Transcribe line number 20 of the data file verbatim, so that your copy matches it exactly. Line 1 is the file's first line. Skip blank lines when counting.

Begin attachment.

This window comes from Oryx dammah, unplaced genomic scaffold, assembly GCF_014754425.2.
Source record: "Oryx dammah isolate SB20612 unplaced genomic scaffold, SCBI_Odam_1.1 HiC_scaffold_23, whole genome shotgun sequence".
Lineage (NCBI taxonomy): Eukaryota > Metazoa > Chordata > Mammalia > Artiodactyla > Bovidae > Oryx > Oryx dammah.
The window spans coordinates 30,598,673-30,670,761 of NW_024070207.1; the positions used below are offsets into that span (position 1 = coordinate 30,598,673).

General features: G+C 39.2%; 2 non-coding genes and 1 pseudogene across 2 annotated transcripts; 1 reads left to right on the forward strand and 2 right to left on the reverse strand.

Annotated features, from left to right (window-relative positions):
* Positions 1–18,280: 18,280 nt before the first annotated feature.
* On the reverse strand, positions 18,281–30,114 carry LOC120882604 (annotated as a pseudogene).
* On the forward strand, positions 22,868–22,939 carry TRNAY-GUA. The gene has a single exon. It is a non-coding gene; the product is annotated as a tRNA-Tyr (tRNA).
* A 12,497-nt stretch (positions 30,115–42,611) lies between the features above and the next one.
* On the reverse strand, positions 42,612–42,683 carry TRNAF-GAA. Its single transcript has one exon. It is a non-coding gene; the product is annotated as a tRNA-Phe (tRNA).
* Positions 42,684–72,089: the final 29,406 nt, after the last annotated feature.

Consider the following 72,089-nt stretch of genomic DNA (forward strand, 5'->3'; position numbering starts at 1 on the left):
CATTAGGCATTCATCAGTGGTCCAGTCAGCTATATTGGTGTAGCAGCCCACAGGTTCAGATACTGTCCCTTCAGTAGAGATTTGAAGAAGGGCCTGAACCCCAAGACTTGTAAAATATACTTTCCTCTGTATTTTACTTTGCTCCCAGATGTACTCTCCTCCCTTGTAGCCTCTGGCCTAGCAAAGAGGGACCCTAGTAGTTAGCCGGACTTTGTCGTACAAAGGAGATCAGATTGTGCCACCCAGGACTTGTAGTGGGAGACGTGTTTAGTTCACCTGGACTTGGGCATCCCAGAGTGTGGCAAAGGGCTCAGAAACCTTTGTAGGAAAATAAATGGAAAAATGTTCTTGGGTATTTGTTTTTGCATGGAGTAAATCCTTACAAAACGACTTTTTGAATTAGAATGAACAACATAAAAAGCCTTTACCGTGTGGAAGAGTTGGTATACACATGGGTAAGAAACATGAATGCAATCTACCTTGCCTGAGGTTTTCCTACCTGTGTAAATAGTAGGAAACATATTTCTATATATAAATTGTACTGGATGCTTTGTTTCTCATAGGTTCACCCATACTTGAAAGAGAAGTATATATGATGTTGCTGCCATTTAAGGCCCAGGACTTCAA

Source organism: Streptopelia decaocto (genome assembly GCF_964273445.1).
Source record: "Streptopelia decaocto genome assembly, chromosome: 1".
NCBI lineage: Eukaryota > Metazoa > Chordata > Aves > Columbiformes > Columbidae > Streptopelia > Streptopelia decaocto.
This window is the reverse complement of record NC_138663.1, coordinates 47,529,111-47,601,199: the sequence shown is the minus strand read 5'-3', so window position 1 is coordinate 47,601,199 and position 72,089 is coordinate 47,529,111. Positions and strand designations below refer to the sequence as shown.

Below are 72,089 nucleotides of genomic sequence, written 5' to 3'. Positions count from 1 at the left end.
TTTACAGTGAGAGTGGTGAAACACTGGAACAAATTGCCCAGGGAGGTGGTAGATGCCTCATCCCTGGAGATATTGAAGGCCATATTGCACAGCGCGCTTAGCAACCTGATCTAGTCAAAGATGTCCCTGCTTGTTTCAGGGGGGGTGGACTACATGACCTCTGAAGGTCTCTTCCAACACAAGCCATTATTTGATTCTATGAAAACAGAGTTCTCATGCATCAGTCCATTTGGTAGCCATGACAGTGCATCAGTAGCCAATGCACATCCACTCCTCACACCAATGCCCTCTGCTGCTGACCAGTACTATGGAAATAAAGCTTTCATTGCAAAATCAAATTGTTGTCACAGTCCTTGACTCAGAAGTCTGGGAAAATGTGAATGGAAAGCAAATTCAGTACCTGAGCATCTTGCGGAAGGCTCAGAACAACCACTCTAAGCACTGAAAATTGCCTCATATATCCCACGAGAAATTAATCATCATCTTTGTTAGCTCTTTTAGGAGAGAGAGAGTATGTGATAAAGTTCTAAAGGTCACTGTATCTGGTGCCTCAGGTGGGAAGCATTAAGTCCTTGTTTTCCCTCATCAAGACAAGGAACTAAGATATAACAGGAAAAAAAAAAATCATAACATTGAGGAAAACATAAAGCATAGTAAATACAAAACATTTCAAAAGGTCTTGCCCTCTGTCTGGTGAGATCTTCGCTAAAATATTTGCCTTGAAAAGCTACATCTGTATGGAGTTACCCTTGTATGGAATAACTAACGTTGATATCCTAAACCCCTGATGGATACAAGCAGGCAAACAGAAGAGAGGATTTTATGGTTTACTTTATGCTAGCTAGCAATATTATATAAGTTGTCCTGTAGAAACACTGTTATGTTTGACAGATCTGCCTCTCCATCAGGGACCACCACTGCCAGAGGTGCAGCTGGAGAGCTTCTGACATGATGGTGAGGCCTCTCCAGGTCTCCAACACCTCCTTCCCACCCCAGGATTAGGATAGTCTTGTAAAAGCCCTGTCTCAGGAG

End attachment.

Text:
TTTACAGTGAGAGTGGTGAAACACTGGAACAAATTGCCCAGGGAGGTGGTAGATGCCTCATCCCTGGAGATATTGAAGGCCATATTGCACAGCGCGCTTAGCAACCTGATCTAGTCAAAGATGTCCCTGCTTGTTTCAGGGGGGGTGGACTACATGACCTCTGAAGGTCTCTTCCAACACAAGCCATTATTTGATTCTATGAAAACAGAGTTCTCATGCATCAGTCCATTTGGTAGCCATGACAGTGCATCAGTAGCCAATGCACATCCACTCCTCACACCAATGCCCTCTGCTGCTGACCAGTACTATGGAAATAAAGCTTTCATTGCAAAATCAAATTGTTGTCACAGTCCTTGACTCAGAAGTCTGGGAAAATGTGAATGGAAAGCAAATTCAGTACCTGAGCATCTTGCGGAAGGCTCAGAACAACCACTCTAAGCACTGAAAATTGCCTCATATATCCCACGAGAAATTAATCATCATCTTTGTTAGCTCTTTTAGGAGAGAGAGAGTATGTGATAAAGTTCTAAAGGTCACTGTATCTGGTGCCTCAGGTGGGAAGCATTAAGTCCTTGTTTTCCCTCATCAAGACAAGGAACTAAGATATAACAGGAAAAAAAAAAATCATAACATTGAGGAAAACATAAAGCATAGTAAATACAAAACATTTCAAAAGGTCTTGCCCTCTGTCTGGTGAGATCTTCGCTAAAATATTTGCCTTGAAAAGCTACATCTGTATGGAGTTACCCTTGTATGGAATAACTAACGTTGATATCCTAAACCCCTGATGGATACAAGCAGGCAAACAGAAGAGAGGATTTTATGGTTTACTTTATGCTAGCTAGCAATATTATATAAGTTGTCCTGTAGAAACACTGTTATGTTTGACAGATCTGCCTCTCCATCAGGGACCACCACTGCCAGAGGTGCAGCTGGAGAGCTTCTGACATGATGGTGAGGCCTCTCCAGGTCTCCAACACCTCCTTCCCACCCCAGGATTAGGATAGTCTTGTAAAAGCCCTGTCTCAGGAG